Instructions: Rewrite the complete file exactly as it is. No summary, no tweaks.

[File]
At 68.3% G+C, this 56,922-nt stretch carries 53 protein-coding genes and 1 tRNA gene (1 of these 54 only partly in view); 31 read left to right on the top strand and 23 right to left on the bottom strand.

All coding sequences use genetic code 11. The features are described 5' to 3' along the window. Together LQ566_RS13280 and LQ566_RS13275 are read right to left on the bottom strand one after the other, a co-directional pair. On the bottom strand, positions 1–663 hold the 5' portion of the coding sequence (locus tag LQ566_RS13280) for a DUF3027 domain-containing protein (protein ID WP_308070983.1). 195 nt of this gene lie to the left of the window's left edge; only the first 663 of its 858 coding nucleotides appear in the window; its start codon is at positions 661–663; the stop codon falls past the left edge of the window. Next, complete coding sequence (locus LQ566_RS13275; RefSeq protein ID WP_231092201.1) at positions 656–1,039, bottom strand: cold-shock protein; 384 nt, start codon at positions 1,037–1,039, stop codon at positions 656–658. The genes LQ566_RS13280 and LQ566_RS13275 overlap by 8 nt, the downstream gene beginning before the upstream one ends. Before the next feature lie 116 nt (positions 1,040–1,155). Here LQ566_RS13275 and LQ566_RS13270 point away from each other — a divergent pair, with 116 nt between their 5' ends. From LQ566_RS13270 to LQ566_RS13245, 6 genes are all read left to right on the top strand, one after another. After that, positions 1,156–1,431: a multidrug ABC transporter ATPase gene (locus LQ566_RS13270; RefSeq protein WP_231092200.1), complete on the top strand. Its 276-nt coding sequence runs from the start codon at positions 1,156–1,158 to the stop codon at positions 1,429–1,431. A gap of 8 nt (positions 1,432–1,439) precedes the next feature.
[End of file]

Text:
At 68.3% G+C, this 56,922-nt stretch carries 53 protein-coding genes and 1 tRNA gene (1 of these 54 only partly in view); 31 read left to right on the top strand and 23 right to left on the bottom strand.

All coding sequences use genetic code 11. The features are described 5' to 3' along the window. Together LQ566_RS13280 and LQ566_RS13275 are read right to left on the bottom strand one after the other, a co-directional pair. On the bottom strand, positions 1–663 hold the 5' portion of the coding sequence (locus tag LQ566_RS13280) for a DUF3027 domain-containing protein (protein ID WP_308070983.1). 195 nt of this gene lie to the left of the window's left edge; only the first 663 of its 858 coding nucleotides appear in the window; its start codon is at positions 661–663; the stop codon falls past the left edge of the window. Next, complete coding sequence (locus LQ566_RS13275; RefSeq protein ID WP_231092201.1) at positions 656–1,039, bottom strand: cold-shock protein; 384 nt, start codon at positions 1,037–1,039, stop codon at positions 656–658. The genes LQ566_RS13280 and LQ566_RS13275 overlap by 8 nt, the downstream gene beginning before the upstream one ends. Before the next feature lie 116 nt (positions 1,040–1,155). Here LQ566_RS13275 and LQ566_RS13270 point away from each other — a divergent pair, with 116 nt between their 5' ends. From LQ566_RS13270 to LQ566_RS13245, 6 genes are all read left to right on the top strand, one after another. After that, positions 1,156–1,431: a multidrug ABC transporter ATPase gene (locus LQ566_RS13270; RefSeq protein WP_231092200.1), complete on the top strand. Its 276-nt coding sequence runs from the start codon at positions 1,156–1,158 to the stop codon at positions 1,429–1,431. A gap of 8 nt (positions 1,432–1,439) precedes the next feature.